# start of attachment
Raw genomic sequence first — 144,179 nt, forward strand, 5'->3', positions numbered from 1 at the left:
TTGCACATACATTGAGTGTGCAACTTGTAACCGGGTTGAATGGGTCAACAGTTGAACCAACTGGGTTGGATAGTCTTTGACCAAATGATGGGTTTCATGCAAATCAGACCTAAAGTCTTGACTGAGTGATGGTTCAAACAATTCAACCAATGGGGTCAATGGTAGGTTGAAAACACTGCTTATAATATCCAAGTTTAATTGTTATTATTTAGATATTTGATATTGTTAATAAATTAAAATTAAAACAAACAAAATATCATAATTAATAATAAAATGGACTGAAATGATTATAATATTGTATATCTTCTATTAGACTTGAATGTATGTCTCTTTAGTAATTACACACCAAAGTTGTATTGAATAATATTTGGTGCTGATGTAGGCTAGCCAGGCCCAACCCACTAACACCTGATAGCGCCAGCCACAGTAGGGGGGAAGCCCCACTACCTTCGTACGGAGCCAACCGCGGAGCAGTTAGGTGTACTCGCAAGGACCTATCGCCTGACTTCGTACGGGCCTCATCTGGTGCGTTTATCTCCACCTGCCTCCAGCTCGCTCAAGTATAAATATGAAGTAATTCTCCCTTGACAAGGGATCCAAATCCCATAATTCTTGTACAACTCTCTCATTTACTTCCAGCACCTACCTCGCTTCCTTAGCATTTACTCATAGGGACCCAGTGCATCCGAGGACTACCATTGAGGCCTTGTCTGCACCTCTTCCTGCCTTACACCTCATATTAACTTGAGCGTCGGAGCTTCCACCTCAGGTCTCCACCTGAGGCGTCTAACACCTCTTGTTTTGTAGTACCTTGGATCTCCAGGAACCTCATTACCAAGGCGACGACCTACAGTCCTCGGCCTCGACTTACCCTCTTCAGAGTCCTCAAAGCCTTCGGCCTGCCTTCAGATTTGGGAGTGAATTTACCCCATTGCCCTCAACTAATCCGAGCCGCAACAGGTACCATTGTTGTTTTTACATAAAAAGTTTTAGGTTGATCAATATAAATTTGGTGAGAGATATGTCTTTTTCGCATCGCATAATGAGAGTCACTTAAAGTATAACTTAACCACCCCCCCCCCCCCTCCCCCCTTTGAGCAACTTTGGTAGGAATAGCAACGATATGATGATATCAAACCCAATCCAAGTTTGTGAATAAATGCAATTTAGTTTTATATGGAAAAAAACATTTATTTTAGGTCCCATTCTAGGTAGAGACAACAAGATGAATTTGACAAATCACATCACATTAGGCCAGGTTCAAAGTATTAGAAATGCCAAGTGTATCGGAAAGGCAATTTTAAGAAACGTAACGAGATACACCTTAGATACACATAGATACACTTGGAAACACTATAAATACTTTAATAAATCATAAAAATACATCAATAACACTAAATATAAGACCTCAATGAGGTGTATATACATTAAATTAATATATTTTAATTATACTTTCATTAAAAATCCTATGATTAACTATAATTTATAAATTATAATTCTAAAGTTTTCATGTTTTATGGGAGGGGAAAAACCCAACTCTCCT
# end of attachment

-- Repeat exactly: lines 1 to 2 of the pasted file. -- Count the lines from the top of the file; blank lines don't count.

Raw genomic sequence first — 144,179 nt, forward strand, 5'->3', positions numbered from 1 at the left:
TTGCACATACATTGAGTGTGCAACTTGTAACCGGGTTGAATGGGTCAACAGTTGAACCAACTGGGTTGGATAGTCTTTGACCAAATGATGGGTTTCATGCAAATCAGACCTAAAGTCTTGACTGAGTGATGGTTCAAACAATTCAACCAATGGGGTCAATGGTAGGTTGAAAACACTGCTTATAATATCCAAGTTTAATTGTTATTATTTAGATATTTGATATTGTTAATAAATTAAAATTAAAACAAACAAAATATCATAATTAATAATAAAATGGACTGAAATGATTATAATATTGTATATCTTCTATTAGACTTGAATGTATGTCTCTTTAGTAATTACACACCAAAGTTGTATTGAATAATATTTGGTGCTGATGTAGGCTAGCCAGGCCCAACCCACTAACACCTGATAGCGCCAGCCACAGTAGGGGGGAAGCCCCACTACCTTCGTACGGAGCCAACCGCGGAGCAGTTAGGTGTACTCGCAAGGACCTATCGCCTGACTTCGTACGGGCCTCATCTGGTGCGTTTATCTCCACCTGCCTCCAGCTCGCTCAAGTATAAATATGAAGTAATTCTCCCTTGACAAGGGATCCAAATCCCATAATTCTTGTACAACTCTCTCATTTACTTCCAGCACCTACCTCGCTTCCTTAGCATTTACTCATAGGGACCCAGTGCATCCGAGGACTACCATTGAGGCCTTGTCTGCACCTCTTCCTGCCTTACACCTCATATTAACTTGAGCGTCGGAGCTTCCACCTCAGGTCTCCACCTGAGGCGTCTAACACCTCTTGTTTTGTAGTACCTTGGATCTCCAGGAACCTCATTACCAAGGCGACGACCTACAGTCCTCGGCCTCGACTTACCCTCTTCAGAGTCCTCAAAGCCTTCGGCCTGCCTTCAGATTTGGGAGTGAATTTACCCCATTGCCCTCAACTAATCCGAGCCGCAACAGGTACCATTGTTGTTTTTACATAAAAAGTTTTAGGTTGATCAATATAAATTTGGTGAGAGATATGTCTTTTTCGCATCGCATAATGAGAGTCACTTAAAGTATAACTTAACCACCCCCCCCCCCCCTCCCCCCTTTGAGCAACTTTGGTAGGAATAGCAACGATATGATGATATCAAACCCAATCCAAGTTTGTGAATAAATGCAATTTAGTTTTATATGGAAAAAAACATTTATTTTAGGTCCCATTCTAGGTAGAGACAACAAGATGAATTTGACAAATCACATCACATTAGGCCAGGTTCAAAGTATTAGAAATGCCAAGTGTATCGGAAAGGCAATTTTAAGAAACGTAACGAGATACACCTTAGATACACATAGATACACTTGGAAACACTATAAATACTTTAATAAATCATAAAAATACATCAATAACACTAAATATAAGACCTCAATGAGGTGTATATACATTAAATTAATATATTTTAATTATACTTTCATTAAAAATCCTATGATTAACTATAATTTATAAATTATAATTCTAAAGTTTTCATGTTTTATGGGAGGGGAAAAACCCAACTCTCCT